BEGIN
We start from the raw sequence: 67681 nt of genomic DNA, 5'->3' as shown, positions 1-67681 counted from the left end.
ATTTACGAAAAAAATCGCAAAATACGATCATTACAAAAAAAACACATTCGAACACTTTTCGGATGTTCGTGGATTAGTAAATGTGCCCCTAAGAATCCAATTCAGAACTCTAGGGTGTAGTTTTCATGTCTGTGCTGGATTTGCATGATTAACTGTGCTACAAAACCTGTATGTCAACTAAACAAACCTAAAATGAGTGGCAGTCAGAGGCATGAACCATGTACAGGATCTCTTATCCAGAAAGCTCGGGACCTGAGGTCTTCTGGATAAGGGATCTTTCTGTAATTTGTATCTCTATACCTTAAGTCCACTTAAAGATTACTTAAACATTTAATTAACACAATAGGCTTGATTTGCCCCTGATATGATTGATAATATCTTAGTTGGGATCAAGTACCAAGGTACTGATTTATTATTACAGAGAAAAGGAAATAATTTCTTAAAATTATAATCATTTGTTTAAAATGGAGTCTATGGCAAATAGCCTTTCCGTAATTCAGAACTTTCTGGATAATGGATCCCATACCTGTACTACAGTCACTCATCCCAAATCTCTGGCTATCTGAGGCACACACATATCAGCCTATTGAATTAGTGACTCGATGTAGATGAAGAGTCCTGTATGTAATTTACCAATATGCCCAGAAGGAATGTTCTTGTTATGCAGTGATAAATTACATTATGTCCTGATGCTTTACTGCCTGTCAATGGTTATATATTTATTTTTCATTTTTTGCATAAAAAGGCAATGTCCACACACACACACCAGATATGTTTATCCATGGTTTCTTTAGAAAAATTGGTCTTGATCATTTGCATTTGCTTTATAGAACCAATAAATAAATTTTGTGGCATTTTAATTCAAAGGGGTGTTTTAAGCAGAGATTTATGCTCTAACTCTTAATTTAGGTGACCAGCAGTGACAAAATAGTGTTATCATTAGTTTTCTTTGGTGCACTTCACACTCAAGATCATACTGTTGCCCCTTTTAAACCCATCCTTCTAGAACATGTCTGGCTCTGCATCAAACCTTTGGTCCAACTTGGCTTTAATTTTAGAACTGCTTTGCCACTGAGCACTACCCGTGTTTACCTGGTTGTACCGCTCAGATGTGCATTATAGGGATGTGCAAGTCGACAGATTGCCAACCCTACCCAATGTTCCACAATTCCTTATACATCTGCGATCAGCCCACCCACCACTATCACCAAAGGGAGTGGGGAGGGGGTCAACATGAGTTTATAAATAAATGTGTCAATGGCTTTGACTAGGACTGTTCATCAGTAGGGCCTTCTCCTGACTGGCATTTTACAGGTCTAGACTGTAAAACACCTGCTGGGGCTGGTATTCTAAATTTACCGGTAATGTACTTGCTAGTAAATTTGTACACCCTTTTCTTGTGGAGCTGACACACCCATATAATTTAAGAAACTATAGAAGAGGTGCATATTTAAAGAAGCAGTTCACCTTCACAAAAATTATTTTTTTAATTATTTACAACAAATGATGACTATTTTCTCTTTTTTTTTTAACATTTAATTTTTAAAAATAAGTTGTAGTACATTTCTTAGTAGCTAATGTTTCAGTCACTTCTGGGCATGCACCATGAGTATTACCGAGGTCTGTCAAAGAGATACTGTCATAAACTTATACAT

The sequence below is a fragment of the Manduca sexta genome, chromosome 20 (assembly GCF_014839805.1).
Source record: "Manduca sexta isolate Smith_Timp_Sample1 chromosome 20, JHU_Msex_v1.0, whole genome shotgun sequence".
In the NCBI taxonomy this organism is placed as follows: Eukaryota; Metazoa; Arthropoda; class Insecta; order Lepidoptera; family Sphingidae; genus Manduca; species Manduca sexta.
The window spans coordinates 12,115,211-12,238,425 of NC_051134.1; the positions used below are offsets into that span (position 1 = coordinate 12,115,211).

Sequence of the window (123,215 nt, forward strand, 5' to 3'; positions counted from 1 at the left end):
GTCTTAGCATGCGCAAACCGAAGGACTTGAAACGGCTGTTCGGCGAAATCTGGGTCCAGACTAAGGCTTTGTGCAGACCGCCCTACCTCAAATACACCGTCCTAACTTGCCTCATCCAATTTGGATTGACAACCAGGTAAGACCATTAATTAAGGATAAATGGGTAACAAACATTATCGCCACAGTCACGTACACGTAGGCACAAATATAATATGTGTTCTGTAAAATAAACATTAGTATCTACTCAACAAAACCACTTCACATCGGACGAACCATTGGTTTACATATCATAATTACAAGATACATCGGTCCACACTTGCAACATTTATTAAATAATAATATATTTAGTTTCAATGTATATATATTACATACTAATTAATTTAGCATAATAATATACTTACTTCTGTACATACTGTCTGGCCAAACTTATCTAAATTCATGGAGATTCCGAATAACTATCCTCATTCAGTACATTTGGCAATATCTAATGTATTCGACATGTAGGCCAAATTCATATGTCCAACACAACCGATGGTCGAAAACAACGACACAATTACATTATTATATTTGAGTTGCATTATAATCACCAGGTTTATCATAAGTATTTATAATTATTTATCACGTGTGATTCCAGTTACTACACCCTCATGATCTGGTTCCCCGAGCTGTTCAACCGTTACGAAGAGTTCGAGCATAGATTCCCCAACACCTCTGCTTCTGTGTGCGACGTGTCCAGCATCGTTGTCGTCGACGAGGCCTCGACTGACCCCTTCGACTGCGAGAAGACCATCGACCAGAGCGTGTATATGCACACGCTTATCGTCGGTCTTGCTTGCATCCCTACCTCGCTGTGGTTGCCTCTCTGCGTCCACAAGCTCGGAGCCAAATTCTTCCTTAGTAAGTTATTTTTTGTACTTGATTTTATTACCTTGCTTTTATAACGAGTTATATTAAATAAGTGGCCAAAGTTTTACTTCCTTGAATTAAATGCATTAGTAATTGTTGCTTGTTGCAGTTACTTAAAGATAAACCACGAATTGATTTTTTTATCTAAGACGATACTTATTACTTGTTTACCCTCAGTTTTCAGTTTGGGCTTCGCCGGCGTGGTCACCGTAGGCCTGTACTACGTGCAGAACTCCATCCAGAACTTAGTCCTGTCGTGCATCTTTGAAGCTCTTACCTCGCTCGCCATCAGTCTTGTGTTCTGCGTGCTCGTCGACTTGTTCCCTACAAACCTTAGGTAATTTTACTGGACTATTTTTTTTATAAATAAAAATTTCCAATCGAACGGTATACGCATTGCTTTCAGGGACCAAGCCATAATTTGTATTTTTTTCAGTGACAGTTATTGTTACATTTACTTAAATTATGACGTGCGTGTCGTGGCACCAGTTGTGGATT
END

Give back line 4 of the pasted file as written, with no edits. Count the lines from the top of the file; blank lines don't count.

Source record: "Manduca sexta isolate Smith_Timp_Sample1 chromosome 20, JHU_Msex_v1.0, whole genome shotgun sequence".